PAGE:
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Offline upforair

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Re: Yields in impure fractions?
« Reply #4 on: September 24, 2012, 12:05:04 PM »
Let me rephrase this...I understand I cannot use this calculated yield as an isolated yield (I appreciate to all the comments on clarifying that) but I'm trying to learn how you can estimate the amount in impure fractions (NOT for isolated yields, just in general). That's what I'm trying to figure out here. Can someone enlighten me on this, instead of telling me it can be done but not mentioning how it's done?

Do you add a known amount of a standard or something? How do you go about the calcuation, if I know the MW of the desired compound in the mixture but not the impurities?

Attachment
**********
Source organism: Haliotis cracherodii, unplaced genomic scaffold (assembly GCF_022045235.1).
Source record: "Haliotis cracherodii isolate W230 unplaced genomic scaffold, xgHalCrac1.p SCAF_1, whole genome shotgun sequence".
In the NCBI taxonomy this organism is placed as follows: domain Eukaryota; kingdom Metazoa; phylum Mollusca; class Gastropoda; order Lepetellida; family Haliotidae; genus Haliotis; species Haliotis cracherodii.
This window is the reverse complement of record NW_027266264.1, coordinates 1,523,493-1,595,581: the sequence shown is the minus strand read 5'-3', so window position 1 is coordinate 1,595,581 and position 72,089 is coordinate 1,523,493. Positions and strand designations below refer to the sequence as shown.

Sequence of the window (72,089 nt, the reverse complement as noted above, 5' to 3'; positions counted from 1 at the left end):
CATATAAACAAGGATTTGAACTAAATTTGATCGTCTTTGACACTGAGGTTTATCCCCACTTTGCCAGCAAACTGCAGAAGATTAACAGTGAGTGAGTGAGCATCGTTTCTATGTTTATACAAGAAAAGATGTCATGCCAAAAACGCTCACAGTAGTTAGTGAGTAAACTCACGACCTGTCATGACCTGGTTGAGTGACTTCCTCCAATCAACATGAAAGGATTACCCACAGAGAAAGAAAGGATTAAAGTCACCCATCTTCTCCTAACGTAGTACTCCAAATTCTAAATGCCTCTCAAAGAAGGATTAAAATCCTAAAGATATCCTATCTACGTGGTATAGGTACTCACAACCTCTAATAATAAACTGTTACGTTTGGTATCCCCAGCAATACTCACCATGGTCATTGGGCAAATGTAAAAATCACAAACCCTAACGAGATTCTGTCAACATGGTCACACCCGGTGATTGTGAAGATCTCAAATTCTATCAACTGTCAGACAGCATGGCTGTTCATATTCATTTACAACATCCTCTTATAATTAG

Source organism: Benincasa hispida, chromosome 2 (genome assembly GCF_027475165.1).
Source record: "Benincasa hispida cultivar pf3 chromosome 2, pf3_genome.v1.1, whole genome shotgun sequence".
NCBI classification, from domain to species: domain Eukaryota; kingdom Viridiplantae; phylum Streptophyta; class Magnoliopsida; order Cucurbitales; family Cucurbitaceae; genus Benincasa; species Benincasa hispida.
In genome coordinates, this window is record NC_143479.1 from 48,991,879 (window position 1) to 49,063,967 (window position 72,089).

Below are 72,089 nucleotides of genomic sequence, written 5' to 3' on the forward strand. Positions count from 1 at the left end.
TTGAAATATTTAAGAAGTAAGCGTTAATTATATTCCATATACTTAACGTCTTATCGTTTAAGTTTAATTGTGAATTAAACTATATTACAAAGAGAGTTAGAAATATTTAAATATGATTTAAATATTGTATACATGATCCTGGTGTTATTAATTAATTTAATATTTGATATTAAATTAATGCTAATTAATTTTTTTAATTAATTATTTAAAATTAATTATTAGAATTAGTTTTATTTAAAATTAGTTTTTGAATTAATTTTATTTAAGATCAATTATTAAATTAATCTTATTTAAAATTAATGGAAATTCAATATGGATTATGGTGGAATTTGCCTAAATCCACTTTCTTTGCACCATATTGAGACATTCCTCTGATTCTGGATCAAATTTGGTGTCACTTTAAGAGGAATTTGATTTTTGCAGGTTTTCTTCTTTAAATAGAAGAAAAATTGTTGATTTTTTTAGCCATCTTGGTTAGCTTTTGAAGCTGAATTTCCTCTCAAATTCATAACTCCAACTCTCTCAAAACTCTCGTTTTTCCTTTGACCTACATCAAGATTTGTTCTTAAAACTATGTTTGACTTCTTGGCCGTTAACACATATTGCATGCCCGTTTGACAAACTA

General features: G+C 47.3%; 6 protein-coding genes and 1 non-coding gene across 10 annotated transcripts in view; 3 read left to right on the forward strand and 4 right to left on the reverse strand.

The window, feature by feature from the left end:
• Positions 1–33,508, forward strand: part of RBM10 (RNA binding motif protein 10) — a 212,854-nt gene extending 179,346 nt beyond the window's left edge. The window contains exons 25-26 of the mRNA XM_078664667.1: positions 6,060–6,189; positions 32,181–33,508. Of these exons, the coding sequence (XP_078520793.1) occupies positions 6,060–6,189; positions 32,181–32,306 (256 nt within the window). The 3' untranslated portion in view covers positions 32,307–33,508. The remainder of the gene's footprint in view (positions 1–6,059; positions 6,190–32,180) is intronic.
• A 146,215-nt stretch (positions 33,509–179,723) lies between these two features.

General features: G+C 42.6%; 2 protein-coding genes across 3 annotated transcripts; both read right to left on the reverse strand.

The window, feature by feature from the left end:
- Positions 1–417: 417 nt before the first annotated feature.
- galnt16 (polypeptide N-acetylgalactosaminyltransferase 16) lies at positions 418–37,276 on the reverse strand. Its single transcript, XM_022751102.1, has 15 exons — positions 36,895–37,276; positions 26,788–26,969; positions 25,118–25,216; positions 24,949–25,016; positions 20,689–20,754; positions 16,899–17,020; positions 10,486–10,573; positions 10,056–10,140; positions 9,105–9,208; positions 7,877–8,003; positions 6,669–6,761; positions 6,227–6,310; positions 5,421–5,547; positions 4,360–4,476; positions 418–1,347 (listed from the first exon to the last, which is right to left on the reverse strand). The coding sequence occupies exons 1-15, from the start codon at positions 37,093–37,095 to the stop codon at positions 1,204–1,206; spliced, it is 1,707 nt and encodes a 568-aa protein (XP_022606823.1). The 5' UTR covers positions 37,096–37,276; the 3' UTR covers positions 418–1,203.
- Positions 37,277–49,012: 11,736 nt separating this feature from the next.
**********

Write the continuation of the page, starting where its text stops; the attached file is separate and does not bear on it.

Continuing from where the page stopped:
Thanks again. I hope someone can help me out here.

Offline Dan

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Re: Yields in impure fractions?
« Reply #5 on: September 24, 2012, 12:24:21 PM »
Can someone enlighten me on this, instead of telling me it can be done but not mentioning how it's done?

If you have a mixture of compound A (MW 100) and compound B (MW 150), and you know from NMR integrals that they are in a molar ratio A:B of 1:1, and you know their combined mass is 250 mg, then it is quite straightforward to calculate the mass fractions. Try it.

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Do you add a known amount of a standard or something? How do you go about the calcuation, if I know the MW of the desired compound in the mixture but not the impurities?

Yes, I guess you could add a known amount of a standard and get the molar ratio of the standard and you compound from the NMR integrals to calculate the yield.
« Last Edit: September 24, 2012, 12:54:10 PM by Dan »
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Offline OC pro